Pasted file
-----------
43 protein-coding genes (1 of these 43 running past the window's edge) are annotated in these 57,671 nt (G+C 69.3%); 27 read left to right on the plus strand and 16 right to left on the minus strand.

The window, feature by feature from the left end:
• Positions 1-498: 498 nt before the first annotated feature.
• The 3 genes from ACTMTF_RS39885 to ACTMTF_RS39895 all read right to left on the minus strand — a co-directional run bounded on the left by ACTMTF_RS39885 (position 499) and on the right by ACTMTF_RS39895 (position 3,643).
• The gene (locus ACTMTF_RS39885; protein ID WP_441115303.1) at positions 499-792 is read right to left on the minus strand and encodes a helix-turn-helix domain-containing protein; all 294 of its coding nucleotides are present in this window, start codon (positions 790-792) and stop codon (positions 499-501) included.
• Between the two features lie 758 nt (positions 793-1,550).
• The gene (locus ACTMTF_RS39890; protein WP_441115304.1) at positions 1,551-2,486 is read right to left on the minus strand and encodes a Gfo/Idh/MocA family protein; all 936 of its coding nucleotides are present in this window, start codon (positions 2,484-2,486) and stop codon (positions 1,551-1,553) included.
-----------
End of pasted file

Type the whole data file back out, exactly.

43 protein-coding genes (1 of these 43 running past the window's edge) are annotated in these 57,671 nt (G+C 69.3%); 27 read left to right on the plus strand and 16 right to left on the minus strand.

The window, feature by feature from the left end:
• Positions 1-498: 498 nt before the first annotated feature.
• The 3 genes from ACTMTF_RS39885 to ACTMTF_RS39895 all read right to left on the minus strand — a co-directional run bounded on the left by ACTMTF_RS39885 (position 499) and on the right by ACTMTF_RS39895 (position 3,643).
• The gene (locus ACTMTF_RS39885; protein ID WP_441115303.1) at positions 499-792 is read right to left on the minus strand and encodes a helix-turn-helix domain-containing protein; all 294 of its coding nucleotides are present in this window, start codon (positions 790-792) and stop codon (positions 499-501) included.
• Between the two features lie 758 nt (positions 793-1,550).
• The gene (locus ACTMTF_RS39890; protein WP_441115304.1) at positions 1,551-2,486 is read right to left on the minus strand and encodes a Gfo/Idh/MocA family protein; all 936 of its coding nucleotides are present in this window, start codon (positions 2,484-2,486) and stop codon (positions 1,551-1,553) included.